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I have a rather unique situation that I need to come up with a solution for. We have servers by which a remote team requires having root access to our servers to perform certain jobs. We need to still allow them root access, but deny them from the ability to use iptables, visudo & passwd.

We are going to force them to not be able to login as root any longer and to login with user accounts that have all root functionality except for the above mentioned functions.

Can someone describe to me what I would need to do to accommodate this?

Thanks.

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2 Answers

up vote 3 down vote accepted

would not that be the job of sudo? or you can look into jail or restricted/limited shell if sudo is not what you can use.

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Thanks johnshen64. Like I said. We plan on creating new accounts for them to use to access the server and will likely add them to the sudoers file, but I need a way to prevent them from being able to issue those above mentioned commands. –  Skittles Apr 24 '12 at 16:05
    
Sudo will limit what commands they can run... –  Bart Silverstrim Apr 24 '12 at 16:07
    
The answer WerkkreW provide does concern me because it does seem that the sudo can be circumvented. I am still considering this as an option though as I am thinking that they may not be that savvy to be able to figure out the workarounds. –  Skittles Apr 24 '12 at 16:09
    
it is actually not so easy to exclude such common commands, though sudo can disallow them to run these as root, but you can have a jail such as rhcelinuxguide.wordpress.com/2006/07/02/linux-jail so that you can limit the user to only those commands you allow them to execute. however beware that if the user is really malicious, he or she can break out of your restriction far easier than someone with no access trying to break into your system. these measures are more for gentlemen not to accidentally doing harm, than letting people you don't trust do things. –  johnshen64 Apr 24 '12 at 16:18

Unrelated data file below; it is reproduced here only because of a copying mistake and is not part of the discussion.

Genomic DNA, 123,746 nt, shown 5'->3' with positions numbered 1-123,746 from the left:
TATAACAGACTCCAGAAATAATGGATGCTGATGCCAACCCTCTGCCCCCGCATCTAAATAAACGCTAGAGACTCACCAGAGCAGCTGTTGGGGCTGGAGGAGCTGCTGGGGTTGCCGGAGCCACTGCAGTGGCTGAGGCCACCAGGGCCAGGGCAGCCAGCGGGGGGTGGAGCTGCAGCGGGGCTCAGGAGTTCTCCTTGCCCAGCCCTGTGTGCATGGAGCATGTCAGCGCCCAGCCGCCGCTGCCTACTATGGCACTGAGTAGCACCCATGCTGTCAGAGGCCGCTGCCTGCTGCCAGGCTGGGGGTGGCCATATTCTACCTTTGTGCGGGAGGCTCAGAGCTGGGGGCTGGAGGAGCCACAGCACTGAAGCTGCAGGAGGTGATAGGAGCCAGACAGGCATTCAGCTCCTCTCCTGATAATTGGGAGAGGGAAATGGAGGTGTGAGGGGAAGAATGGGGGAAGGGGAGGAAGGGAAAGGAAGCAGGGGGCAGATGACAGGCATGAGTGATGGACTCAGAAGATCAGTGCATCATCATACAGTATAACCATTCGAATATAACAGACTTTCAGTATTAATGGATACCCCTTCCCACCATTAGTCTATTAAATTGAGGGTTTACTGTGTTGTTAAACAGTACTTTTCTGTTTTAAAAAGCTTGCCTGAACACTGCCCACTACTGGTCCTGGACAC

@johnshen64 - Thank you for that rather concise explanation. I'm thinking that we will try creating a user account for them and then define that they are not allowed to use visudo, iptables, passwd, all the shells, reboot, halt and shutdown. If they are still determined to usurp our restrictions, then perhaps we will have to step things up a notch. Thank you, again. –  Skittles Apr 24 '12 at 16:57
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You want to make use of sudo and learn how to edit the /etc/sudoers file, that said, there are ways for a user to circumvent these controls if they try.

Some good discussion on this topic here: Editing sudoers file to restrict a user's commands

and here: http://linsec.ca/Using_Sudo_to_Limit_Access

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